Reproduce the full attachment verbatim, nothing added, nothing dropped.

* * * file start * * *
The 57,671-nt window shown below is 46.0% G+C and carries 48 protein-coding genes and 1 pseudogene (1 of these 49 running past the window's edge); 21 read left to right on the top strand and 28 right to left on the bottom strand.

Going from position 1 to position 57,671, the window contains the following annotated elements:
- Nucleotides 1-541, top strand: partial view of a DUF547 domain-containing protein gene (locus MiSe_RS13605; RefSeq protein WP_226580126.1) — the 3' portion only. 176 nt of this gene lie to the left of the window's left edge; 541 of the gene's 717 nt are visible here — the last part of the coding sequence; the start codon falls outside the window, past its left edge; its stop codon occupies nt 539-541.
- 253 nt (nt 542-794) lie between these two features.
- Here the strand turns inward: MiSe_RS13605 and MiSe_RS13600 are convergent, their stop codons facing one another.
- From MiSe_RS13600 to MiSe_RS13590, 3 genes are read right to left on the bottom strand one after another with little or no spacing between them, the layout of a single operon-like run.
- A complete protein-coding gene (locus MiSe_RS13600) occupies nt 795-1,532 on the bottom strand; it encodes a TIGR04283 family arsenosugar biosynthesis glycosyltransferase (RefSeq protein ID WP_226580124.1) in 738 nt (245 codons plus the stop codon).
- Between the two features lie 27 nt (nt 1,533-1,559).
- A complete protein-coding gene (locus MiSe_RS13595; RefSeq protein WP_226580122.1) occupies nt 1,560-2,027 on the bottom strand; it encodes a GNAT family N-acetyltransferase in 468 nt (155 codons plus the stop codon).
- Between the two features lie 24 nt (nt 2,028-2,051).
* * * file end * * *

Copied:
The 57,671-nt window shown below is 46.0% G+C and carries 48 protein-coding genes and 1 pseudogene (1 of these 49 running past the window's edge); 21 read left to right on the top strand and 28 right to left on the bottom strand.

Going from position 1 to position 57,671, the window contains the following annotated elements:
- Nucleotides 1-541, top strand: partial view of a DUF547 domain-containing protein gene (locus MiSe_RS13605; RefSeq protein WP_226580126.1) — the 3' portion only. 176 nt of this gene lie to the left of the window's left edge; 541 of the gene's 717 nt are visible here — the last part of the coding sequence; the start codon falls outside the window, past its left edge; its stop codon occupies nt 539-541.
- 253 nt (nt 542-794) lie between these two features.
- Here the strand turns inward: MiSe_RS13605 and MiSe_RS13600 are convergent, their stop codons facing one another.
- From MiSe_RS13600 to MiSe_RS13590, 3 genes are read right to left on the bottom strand one after another with little or no spacing between them, the layout of a single operon-like run.
- A complete protein-coding gene (locus MiSe_RS13600) occupies nt 795-1,532 on the bottom strand; it encodes a TIGR04283 family arsenosugar biosynthesis glycosyltransferase (RefSeq protein ID WP_226580124.1) in 738 nt (245 codons plus the stop codon).
- Between the two features lie 27 nt (nt 1,533-1,559).
- A complete protein-coding gene (locus MiSe_RS13595; RefSeq protein WP_226580122.1) occupies nt 1,560-2,027 on the bottom strand; it encodes a GNAT family N-acetyltransferase in 468 nt (155 codons plus the stop codon).
- Between the two features lie 24 nt (nt 2,028-2,051).